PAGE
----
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Tunbridge Wells MP Greg Clark warns tax exemptions' end could fold 1000s of businesses


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The government has been urged by a Kent MP to continue measures designed to help businesses survive the coronavirus pandemic as a survey suggests thousands could fold.

Tunbridge Wells MP Greg Clark, a former business minister, said there was a danger that withdrawing various tax exemptions could force small businesses, particularly in the hospitality sector, to go under at a critical time.

Greg Clark expressed his fears of business decline in a Westminster debate
Greg Clark expressed his fears of business decline in a Westminster debate

Speaking in a debate at Westminster, he pressed for an extension to a range of tax relief schemes to protect those businesses who would be in the front line of the economic recovery.

The debate came about after a petition was launched to call for the government to appoint a minister for hospitality and amid fears that thousands of businesses could collapse. The “Seat At The Table” campaign has been backed by leading restaurateurs and others in the industry.

Mr Clark said: “Having come this far and with the investment made in keeping these businesses alive in the hospitality sector, we must make sure that we get through the next few weeks so they can continue to thrive.”

He cited measures to safeguard businesses, such as the furlough scheme, business rate relief and the ‘eat out to help out’ scheme as a success but criticised government plans to bring some to an end.

Mr Clark has called on the government to maintain exemptions for the struggling hospitality sector
Mr Clark has called on the government to maintain exemptions for the struggling hospitality sector

“Just as the government did not expect us to have this pandemic for over a year, neither did hospitality businesses many of which are small, personally run and without access to resources or cash.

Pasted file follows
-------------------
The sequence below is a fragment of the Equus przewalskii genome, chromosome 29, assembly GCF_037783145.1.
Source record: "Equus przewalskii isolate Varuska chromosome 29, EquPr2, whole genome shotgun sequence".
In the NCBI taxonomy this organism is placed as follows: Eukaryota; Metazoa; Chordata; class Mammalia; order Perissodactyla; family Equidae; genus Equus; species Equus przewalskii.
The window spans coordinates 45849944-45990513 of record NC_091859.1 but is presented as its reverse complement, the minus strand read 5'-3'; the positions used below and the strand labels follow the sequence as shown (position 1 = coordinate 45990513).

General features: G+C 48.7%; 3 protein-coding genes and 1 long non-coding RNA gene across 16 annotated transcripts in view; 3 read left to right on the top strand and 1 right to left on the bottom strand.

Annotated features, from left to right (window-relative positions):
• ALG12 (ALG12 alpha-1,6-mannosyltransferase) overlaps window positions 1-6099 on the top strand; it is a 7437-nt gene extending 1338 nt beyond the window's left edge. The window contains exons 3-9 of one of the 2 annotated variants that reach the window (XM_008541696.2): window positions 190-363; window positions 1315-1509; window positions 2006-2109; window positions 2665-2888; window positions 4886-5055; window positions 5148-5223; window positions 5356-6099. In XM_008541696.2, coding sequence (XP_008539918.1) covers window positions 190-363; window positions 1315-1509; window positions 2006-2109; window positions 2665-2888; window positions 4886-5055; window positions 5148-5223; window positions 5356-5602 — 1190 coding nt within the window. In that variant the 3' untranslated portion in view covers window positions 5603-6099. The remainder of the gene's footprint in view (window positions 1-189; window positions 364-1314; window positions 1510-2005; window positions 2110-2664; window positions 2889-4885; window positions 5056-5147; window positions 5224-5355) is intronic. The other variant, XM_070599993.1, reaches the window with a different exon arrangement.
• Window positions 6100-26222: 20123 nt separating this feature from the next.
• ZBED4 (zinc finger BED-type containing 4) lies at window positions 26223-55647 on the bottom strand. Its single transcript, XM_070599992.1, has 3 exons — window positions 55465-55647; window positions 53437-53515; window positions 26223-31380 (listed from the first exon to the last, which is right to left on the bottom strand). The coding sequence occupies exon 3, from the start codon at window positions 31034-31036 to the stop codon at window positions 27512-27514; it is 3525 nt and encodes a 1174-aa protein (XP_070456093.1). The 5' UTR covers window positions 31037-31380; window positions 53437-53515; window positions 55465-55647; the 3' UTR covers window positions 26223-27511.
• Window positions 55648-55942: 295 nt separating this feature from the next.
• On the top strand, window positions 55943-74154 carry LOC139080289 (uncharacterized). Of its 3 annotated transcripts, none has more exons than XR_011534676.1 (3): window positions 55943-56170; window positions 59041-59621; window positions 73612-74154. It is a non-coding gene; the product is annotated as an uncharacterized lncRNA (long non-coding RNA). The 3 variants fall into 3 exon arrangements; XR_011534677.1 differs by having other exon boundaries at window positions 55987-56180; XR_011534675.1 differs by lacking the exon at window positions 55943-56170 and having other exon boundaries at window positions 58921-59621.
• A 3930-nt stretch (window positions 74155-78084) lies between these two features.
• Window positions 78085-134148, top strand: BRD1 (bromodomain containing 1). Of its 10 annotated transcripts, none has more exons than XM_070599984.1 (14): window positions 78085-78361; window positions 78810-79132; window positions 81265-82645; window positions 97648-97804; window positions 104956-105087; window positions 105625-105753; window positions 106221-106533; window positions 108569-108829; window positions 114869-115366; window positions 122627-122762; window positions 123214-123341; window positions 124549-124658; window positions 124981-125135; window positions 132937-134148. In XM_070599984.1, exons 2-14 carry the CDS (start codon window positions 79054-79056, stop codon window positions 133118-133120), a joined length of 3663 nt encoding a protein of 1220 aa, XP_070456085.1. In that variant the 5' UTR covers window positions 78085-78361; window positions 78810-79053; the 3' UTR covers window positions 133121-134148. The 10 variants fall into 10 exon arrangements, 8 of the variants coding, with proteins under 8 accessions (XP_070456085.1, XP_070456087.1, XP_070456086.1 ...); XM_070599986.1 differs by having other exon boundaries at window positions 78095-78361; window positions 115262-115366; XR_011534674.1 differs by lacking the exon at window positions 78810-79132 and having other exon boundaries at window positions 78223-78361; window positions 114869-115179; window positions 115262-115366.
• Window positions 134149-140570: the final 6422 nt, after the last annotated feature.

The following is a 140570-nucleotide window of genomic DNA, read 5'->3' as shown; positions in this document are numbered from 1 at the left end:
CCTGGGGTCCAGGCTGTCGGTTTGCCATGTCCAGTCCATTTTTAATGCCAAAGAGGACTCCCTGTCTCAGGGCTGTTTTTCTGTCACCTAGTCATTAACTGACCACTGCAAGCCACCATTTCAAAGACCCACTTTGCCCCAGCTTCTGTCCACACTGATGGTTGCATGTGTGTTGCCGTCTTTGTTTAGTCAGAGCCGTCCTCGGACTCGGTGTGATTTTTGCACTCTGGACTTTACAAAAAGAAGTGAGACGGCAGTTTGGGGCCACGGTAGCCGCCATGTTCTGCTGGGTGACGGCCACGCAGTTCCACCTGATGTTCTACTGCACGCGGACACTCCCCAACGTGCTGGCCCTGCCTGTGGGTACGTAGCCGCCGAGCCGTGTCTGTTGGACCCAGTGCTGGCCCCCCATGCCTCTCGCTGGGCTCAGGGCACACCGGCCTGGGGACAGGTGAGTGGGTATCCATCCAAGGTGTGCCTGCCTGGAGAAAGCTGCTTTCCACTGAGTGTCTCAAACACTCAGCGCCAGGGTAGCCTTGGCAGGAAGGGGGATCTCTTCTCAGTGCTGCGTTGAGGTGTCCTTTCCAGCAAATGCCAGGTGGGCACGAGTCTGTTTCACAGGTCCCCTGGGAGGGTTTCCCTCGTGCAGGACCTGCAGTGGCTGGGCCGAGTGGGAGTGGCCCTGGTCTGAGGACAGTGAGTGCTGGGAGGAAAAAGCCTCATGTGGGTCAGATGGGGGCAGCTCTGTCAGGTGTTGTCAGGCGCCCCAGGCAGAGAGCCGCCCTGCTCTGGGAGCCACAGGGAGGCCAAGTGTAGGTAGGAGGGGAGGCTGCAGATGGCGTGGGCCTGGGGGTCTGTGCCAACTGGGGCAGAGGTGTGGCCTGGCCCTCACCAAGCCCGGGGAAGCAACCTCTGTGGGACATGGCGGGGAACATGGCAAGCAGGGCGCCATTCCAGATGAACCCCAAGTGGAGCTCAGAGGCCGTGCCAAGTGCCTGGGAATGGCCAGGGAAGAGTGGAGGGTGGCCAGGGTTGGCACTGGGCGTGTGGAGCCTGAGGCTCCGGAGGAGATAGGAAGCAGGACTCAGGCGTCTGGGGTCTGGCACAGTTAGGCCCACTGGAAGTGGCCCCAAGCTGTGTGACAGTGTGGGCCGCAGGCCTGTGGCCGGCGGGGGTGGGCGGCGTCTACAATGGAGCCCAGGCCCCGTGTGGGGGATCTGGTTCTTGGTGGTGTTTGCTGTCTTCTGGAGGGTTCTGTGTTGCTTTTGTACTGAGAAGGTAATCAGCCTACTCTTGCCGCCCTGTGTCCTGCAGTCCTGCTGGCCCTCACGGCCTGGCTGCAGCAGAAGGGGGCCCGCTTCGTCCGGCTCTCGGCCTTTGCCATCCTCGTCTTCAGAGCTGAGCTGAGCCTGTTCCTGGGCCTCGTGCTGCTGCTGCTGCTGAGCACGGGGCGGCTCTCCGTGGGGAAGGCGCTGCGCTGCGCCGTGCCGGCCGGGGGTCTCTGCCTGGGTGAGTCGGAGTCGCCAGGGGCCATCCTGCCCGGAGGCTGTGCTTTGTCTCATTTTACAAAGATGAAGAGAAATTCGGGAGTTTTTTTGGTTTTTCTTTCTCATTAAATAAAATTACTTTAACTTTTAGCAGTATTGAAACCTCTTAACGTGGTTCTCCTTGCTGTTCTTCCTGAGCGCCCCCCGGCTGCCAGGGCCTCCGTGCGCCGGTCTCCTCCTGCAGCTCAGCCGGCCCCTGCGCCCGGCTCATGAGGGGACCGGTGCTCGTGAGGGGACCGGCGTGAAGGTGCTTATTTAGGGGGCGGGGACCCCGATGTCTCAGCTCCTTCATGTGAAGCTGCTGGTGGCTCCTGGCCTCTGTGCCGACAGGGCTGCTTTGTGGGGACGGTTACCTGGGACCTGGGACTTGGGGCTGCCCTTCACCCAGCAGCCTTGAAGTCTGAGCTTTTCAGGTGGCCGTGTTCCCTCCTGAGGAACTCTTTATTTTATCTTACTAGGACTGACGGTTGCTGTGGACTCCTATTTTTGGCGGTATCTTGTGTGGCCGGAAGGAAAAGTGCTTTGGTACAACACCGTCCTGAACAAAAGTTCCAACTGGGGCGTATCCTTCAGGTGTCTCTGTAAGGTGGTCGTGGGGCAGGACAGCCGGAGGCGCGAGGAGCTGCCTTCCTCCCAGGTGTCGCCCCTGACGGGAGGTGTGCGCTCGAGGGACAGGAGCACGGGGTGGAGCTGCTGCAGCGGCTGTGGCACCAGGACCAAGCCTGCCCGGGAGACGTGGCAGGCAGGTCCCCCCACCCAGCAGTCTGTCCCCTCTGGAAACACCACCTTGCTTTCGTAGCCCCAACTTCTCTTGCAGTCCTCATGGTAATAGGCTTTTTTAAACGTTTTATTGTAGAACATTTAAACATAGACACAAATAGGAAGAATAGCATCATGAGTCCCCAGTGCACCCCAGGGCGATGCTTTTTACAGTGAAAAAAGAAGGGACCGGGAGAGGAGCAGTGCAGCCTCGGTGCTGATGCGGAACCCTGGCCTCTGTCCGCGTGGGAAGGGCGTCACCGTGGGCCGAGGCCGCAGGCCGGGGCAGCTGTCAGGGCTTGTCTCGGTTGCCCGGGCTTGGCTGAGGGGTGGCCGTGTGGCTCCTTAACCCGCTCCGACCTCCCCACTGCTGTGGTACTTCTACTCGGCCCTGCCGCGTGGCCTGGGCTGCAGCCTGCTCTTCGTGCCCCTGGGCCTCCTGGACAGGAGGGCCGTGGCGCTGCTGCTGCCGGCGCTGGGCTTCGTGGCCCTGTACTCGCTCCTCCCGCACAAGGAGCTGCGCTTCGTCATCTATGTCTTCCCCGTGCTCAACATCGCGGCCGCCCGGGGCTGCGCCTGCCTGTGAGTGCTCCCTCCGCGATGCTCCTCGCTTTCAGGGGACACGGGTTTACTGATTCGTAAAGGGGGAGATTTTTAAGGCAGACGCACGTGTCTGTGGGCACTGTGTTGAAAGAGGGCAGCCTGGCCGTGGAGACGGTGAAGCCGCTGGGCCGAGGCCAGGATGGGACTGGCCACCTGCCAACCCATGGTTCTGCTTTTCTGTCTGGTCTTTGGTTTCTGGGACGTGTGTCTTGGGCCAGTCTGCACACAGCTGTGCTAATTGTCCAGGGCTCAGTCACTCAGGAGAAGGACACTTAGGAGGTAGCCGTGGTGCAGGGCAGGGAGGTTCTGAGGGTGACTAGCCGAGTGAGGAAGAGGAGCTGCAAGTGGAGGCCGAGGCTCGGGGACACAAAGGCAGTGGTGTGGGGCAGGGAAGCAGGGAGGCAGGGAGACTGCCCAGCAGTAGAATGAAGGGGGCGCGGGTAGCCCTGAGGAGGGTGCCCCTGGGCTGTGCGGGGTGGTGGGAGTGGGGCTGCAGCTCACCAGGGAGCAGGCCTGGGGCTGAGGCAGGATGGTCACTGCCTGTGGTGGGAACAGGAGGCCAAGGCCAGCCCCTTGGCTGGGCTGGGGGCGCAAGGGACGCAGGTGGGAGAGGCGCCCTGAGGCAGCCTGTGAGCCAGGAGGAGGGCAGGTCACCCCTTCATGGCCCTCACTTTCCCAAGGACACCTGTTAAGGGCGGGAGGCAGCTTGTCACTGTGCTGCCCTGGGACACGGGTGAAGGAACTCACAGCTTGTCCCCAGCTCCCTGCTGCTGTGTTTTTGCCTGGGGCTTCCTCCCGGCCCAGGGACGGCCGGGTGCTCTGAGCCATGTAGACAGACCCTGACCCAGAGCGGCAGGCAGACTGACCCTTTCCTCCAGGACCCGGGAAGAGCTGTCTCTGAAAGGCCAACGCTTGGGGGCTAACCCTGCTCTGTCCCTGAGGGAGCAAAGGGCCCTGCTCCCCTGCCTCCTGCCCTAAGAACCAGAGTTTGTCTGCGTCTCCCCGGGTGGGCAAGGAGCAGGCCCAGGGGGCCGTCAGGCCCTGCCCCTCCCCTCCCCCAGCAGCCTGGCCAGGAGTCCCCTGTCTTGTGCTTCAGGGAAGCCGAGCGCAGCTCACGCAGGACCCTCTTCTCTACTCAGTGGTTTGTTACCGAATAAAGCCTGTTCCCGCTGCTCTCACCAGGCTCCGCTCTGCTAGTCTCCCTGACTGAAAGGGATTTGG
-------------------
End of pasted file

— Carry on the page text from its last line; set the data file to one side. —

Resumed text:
“Yet these pubs, cafes and restaurants will be at the forefront of the recovery when the lockdown ends.They will be the first to offer job opportunities to young people; to give business to their suppliers and to attract people back to our high streets; city centres and villages across the country and they will also be the first to pay taxes to the exchequer.”

He cited a survey of 36 local businesses in his constituency and Tonbridge and Malling that showed that in terms of taxes and PAYE in the year before the pandemic, they had paid £4.4m in tax, but the value of furlough and grants amounted to about £3m.

“The point is that these businesses pay their own way and if they survive they will pay their way in the future.”

Like the rest of Lockdown Britain, Tunbridge Wells' main shopping district has been largely shut throughout the last year. Picture: Chris Davey
Like the rest of Lockdown Britain, Tunbridge Wells' main shopping district has been largely shut throughout the last year. Picture: Chris Davey

He said the government should reconsider the plan to require businesses to pay National Insurance contributions for staff who have been furloughed.

He also called for the business rates holiday and the VAT cut to be extended because the pandemic had lasted longer than expected and for businesses to be able to repay loans “so they can survive these crucial few months”

As many as 250,000 small businesses could be at risk of collapsing over the next 12 months, according to the quarterly Small Businesses Index (SMI).

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